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Boosey & Hawkes

This work is available from Boosey & Hawkes for the world.

World Premiere
Wigmore Hall, London
Nash Ensemble / Lionel Friend
Composer's Notes

Spring Music is the third in a projected set of four chamber concertinos, each for a different selection of six instruments; that evoke at the same time the Seasons and the character if not the style of four composer-friends. Summer Music (Alexander Goehr and his wife) was the first, in 1991; Winter Music (Rupert Bawden) followed in 1993: Autumn Music is still to come.

Spring Music (2002) is dedicated in this double manner to the Season and to Howard Skempton. Its ensemble is built around harp and flute, with a string quartet in a slightly subsidiary role. Its idiom is "White on White". The basic material eschews chromatic notes except in moments of tension, climax, relief. But each melody-instrument is given a solo aria, cadenza, dance, in which just one altered coloration is permitted, influencing the harmonic/melodic flavour like a squeeze of lime or lemon or a pinch of herb or paprika.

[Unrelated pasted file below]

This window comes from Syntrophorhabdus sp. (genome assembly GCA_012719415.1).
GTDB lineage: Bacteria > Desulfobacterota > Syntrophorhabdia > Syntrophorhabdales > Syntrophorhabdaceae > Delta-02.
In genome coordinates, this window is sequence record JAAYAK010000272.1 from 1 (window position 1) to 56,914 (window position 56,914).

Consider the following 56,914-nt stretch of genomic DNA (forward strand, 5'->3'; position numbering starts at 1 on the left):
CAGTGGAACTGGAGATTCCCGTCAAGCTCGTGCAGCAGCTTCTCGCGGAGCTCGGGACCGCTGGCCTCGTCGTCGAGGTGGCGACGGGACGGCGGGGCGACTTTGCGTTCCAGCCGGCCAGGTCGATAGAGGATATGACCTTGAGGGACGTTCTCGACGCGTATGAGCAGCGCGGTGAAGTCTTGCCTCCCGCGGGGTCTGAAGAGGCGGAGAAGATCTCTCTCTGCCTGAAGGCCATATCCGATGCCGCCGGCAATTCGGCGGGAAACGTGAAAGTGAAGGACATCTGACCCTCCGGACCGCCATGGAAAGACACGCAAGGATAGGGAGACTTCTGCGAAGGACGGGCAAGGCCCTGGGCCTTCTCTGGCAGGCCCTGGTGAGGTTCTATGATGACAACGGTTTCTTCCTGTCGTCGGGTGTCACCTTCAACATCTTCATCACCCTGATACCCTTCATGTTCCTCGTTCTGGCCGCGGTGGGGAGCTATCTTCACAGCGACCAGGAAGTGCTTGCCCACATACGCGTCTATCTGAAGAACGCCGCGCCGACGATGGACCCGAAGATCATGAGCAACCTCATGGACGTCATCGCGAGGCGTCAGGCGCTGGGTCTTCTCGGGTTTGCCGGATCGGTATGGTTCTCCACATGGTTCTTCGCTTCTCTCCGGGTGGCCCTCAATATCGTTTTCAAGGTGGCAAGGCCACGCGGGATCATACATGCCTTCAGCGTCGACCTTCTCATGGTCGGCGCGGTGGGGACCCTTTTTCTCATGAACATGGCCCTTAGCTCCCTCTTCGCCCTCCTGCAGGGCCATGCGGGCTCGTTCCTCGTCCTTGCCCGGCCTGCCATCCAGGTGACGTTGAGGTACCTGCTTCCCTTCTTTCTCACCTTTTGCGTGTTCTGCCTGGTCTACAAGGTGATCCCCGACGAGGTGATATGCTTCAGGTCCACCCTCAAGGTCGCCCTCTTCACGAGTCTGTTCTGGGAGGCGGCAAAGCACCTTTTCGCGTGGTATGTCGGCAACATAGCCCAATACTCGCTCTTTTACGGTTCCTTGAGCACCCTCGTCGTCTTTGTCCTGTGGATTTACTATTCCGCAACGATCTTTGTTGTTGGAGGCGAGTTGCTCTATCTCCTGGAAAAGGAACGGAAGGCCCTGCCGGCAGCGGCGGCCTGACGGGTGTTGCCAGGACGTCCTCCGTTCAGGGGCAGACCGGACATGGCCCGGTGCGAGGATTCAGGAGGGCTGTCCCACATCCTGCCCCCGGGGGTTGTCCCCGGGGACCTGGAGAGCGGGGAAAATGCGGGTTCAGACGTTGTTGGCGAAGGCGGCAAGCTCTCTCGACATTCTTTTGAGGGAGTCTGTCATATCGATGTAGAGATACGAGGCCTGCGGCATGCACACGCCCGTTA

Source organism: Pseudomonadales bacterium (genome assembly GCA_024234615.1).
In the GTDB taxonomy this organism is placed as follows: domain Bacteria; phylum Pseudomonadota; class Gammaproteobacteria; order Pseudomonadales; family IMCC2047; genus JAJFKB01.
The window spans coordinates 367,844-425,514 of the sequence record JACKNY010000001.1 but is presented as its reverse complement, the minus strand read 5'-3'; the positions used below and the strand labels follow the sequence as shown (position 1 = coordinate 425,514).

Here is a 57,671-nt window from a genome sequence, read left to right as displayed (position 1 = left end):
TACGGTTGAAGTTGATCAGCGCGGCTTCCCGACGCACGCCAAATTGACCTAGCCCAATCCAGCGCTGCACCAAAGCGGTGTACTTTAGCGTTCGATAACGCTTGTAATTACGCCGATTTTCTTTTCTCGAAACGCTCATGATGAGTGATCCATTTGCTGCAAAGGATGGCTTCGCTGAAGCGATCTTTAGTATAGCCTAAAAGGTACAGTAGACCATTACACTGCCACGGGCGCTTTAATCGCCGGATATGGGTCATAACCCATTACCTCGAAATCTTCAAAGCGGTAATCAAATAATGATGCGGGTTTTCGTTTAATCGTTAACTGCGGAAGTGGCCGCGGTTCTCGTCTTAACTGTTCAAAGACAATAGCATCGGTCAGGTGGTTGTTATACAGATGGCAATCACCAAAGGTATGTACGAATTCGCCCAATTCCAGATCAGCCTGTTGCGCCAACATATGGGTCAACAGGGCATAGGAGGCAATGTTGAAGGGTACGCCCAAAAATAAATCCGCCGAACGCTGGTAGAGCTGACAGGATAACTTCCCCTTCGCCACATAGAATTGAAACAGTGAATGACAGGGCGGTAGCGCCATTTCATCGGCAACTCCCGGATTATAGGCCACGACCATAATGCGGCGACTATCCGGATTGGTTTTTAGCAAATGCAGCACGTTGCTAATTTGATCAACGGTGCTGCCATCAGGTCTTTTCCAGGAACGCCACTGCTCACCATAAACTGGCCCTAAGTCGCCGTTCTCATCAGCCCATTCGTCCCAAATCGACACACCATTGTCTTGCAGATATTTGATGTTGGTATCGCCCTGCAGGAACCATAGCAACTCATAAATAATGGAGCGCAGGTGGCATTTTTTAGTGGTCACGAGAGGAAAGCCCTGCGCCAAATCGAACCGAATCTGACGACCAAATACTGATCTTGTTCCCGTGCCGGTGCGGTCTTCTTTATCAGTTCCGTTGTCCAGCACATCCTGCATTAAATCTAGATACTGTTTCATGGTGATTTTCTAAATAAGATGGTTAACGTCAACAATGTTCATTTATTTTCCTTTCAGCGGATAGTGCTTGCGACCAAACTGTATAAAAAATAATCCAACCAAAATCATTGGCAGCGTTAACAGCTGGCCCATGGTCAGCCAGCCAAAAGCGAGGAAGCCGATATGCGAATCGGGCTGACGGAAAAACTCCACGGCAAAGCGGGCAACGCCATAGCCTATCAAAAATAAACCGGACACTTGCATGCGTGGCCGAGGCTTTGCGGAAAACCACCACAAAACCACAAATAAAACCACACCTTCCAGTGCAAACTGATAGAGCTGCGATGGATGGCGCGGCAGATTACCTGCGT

The overall shape is successive rather than cumulative:

Introduction: For all six players

Allegro: For varying combinations of all except the cello whose four strains of sarabande (accompanied by harp) break up and punctuate the fast music. This alternation is once interrupted, by a tender solo for violin II (joined by flute and harp).

Canzona I: For all six players: It closes in a cadenza and intermezzo for solo harp, leading to the Chaconne.

Chaconne: After two variations comes the viola’s solo, a valse (again joined by harp and flute), before the long slow variation – flute to the fore - which makes the core of the whole piece.

Then follows a dance-like solo for violin I (again joined by the harp and flute).

Prelude: (Briefly back to the mood and movement of the introduction); and Fugue - in which modal entries on all the ‘white notes’ in turn, on the five melody instruments, are gradually infiltrated by the harp with all the ‘black notes’ in turn, eventually turning/tuning the harmony into the complementary opposite of its fundamental setting. (These metaphors of black-and-white derive from the keyboard, of course, but are still the simplest way of putting it.)

Canzona II: For all the players, restores pure white-on–white.

© Robin Holloway 2003

Reproduction Rights
This programme note can be reproduced free of charge in concert programmes with a credit to the composer


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